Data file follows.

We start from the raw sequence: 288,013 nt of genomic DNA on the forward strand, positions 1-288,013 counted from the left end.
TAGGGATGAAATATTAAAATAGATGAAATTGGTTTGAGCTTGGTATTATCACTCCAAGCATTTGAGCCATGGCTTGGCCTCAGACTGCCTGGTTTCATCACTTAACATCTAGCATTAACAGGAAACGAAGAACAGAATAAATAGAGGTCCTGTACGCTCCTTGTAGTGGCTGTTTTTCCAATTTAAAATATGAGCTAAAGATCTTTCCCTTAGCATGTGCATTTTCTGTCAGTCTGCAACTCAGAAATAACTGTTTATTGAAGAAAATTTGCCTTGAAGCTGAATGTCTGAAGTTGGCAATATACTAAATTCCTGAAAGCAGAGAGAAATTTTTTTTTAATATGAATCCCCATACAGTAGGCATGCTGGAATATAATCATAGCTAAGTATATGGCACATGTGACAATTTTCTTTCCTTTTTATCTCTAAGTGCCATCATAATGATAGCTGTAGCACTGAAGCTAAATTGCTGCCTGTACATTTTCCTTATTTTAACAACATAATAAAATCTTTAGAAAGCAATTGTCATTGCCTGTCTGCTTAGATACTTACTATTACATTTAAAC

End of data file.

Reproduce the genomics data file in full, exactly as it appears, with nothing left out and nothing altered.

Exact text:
We start from the raw sequence: 288,013 nt of genomic DNA on the forward strand, positions 1-288,013 counted from the left end.
TAGGGATGAAATATTAAAATAGATGAAATTGGTTTGAGCTTGGTATTATCACTCCAAGCATTTGAGCCATGGCTTGGCCTCAGACTGCCTGGTTTCATCACTTAACATCTAGCATTAACAGGAAACGAAGAACAGAATAAATAGAGGTCCTGTACGCTCCTTGTAGTGGCTGTTTTTCCAATTTAAAATATGAGCTAAAGATCTTTCCCTTAGCATGTGCATTTTCTGTCAGTCTGCAACTCAGAAATAACTGTTTATTGAAGAAAATTTGCCTTGAAGCTGAATGTCTGAAGTTGGCAATATACTAAATTCCTGAAAGCAGAGAGAAATTTTTTTTTAATATGAATCCCCATACAGTAGGCATGCTGGAATATAATCATAGCTAAGTATATGGCACATGTGACAATTTTCTTTCCTTTTTATCTCTAAGTGCCATCATAATGATAGCTGTAGCACTGAAGCTAAATTGCTGCCTGTACATTTTCCTTATTTTAACAACATAATAAAATCTTTAGAAAGCAATTGTCATTGCCTGTCTGCTTAGATACTTACTATTACATTTAAAC